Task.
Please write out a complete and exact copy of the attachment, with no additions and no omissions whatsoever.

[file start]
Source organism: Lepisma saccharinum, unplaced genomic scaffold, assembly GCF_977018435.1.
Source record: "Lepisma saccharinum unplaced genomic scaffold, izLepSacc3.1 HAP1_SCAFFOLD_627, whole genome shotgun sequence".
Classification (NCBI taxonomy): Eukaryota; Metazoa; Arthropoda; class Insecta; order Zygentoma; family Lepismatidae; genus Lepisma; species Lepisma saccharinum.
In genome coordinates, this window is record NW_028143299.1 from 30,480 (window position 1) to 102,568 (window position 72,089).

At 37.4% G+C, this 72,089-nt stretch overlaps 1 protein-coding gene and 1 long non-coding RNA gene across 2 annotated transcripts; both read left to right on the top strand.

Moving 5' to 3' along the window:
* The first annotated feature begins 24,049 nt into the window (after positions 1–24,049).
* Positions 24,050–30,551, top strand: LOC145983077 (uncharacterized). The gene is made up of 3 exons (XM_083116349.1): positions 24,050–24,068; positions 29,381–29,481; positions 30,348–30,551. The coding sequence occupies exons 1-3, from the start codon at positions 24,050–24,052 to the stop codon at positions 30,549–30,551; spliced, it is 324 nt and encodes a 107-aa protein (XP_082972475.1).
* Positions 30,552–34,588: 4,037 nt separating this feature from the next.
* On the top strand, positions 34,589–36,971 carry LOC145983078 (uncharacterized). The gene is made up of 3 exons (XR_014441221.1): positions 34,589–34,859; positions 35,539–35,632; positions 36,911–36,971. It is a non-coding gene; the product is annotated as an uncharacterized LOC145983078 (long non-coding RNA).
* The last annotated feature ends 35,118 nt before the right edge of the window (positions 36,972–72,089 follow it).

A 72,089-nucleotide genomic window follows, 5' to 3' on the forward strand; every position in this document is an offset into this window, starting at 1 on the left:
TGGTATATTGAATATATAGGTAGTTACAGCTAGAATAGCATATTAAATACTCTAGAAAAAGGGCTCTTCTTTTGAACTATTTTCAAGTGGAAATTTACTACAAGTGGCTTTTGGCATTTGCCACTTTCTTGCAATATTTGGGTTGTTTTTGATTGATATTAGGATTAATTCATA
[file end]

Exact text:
Source organism: Lepisma saccharinum, unplaced genomic scaffold, assembly GCF_977018435.1.
Source record: "Lepisma saccharinum unplaced genomic scaffold, izLepSacc3.1 HAP1_SCAFFOLD_627, whole genome shotgun sequence".
Classification (NCBI taxonomy): Eukaryota; Metazoa; Arthropoda; class Insecta; order Zygentoma; family Lepismatidae; genus Lepisma; species Lepisma saccharinum.
In genome coordinates, this window is record NW_028143299.1 from 30,480 (window position 1) to 102,568 (window position 72,089).

At 37.4% G+C, this 72,089-nt stretch overlaps 1 protein-coding gene and 1 long non-coding RNA gene across 2 annotated transcripts; both read left to right on the top strand.

Moving 5' to 3' along the window:
* The first annotated feature begins 24,049 nt into the window (after positions 1–24,049).
* Positions 24,050–30,551, top strand: LOC145983077 (uncharacterized). The gene is made up of 3 exons (XM_083116349.1): positions 24,050–24,068; positions 29,381–29,481; positions 30,348–30,551. The coding sequence occupies exons 1-3, from the start codon at positions 24,050–24,052 to the stop codon at positions 30,549–30,551; spliced, it is 324 nt and encodes a 107-aa protein (XP_082972475.1).
* Positions 30,552–34,588: 4,037 nt separating this feature from the next.
* On the top strand, positions 34,589–36,971 carry LOC145983078 (uncharacterized). The gene is made up of 3 exons (XR_014441221.1): positions 34,589–34,859; positions 35,539–35,632; positions 36,911–36,971. It is a non-coding gene; the product is annotated as an uncharacterized LOC145983078 (long non-coding RNA).
* The last annotated feature ends 35,118 nt before the right edge of the window (positions 36,972–72,089 follow it).

A 72,089-nucleotide genomic window follows, 5' to 3' on the forward strand; every position in this document is an offset into this window, starting at 1 on the left:
TGGTATATTGAATATATAGGTAGTTACAGCTAGAATAGCATATTAAATACTCTAGAAAAAGGGCTCTTCTTTTGAACTATTTTCAAGTGGAAATTTACTACAAGTGGCTTTTGGCATTTGCCACTTTCTTGCAATATTTGGGTTGTTTTTGATTGATATTAGGATTAATTCATA